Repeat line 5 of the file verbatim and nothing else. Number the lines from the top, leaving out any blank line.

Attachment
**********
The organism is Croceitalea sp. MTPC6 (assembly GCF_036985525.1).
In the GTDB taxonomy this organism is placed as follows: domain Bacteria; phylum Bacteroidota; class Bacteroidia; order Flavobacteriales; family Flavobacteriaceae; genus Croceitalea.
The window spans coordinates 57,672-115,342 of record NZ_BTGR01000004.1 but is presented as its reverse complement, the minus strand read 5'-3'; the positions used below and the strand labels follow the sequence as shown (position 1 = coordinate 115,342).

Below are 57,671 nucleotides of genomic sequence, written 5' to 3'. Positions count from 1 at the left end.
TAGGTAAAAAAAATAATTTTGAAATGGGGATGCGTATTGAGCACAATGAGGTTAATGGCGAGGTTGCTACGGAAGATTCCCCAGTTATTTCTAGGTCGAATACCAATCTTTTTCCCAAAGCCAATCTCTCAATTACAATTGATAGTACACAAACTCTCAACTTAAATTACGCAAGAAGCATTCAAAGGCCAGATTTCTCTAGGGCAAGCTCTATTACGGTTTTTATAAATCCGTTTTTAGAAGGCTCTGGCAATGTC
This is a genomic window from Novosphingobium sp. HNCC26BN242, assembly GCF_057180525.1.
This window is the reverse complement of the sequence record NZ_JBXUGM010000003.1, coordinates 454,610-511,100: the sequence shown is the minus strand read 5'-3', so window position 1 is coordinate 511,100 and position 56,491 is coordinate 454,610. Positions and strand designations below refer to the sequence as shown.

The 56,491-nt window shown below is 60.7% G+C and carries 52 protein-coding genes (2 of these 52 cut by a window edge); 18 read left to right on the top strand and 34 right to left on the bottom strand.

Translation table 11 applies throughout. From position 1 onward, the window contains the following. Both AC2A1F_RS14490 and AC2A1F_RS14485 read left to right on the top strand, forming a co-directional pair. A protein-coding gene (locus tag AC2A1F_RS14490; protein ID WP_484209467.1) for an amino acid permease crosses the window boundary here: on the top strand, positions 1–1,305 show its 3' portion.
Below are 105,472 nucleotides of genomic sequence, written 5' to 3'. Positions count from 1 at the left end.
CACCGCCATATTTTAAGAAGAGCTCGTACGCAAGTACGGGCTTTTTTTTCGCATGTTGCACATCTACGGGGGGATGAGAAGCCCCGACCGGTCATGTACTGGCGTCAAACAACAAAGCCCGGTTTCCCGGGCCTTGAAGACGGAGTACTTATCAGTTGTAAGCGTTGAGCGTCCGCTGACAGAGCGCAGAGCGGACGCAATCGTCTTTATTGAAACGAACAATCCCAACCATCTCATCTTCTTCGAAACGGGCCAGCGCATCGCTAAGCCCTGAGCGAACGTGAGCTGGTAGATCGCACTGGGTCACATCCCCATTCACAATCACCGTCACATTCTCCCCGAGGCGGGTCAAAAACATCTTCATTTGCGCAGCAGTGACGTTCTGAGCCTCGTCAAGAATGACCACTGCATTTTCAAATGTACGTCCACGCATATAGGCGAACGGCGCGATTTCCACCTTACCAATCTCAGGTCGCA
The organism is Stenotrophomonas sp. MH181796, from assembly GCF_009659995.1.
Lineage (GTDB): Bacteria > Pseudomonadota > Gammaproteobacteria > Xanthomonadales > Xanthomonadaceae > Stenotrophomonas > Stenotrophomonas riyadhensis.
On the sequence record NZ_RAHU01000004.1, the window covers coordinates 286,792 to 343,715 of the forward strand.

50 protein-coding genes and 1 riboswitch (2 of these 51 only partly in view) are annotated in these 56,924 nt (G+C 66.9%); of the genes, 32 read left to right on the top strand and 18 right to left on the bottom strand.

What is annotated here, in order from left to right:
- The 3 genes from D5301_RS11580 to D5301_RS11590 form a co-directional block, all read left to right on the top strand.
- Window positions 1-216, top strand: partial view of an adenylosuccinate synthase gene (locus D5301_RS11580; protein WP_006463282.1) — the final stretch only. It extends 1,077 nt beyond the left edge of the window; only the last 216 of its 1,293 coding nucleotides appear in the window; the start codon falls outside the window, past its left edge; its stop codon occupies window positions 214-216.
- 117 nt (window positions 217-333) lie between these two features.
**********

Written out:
TAGGTAAAAAAAATAATTTTGAAATGGGGATGCGTATTGAGCACAATGAGGTTAATGGCGAGGTTGCTACGGAAGATTCCCCAGTTATTTCTAGGTCGAATACCAATCTTTTTCCCAAAGCCAATCTCTCAATTACAATTGATAGTACACAAACTCTCAACTTAAATTACGCAAGAAGCATTCAAAGGCCAGATTTCTCTAGGGCAAGCTCTATTACGGTTTTTATAAATCCGTTTTTAGAAGGCTCTGGCAATGTC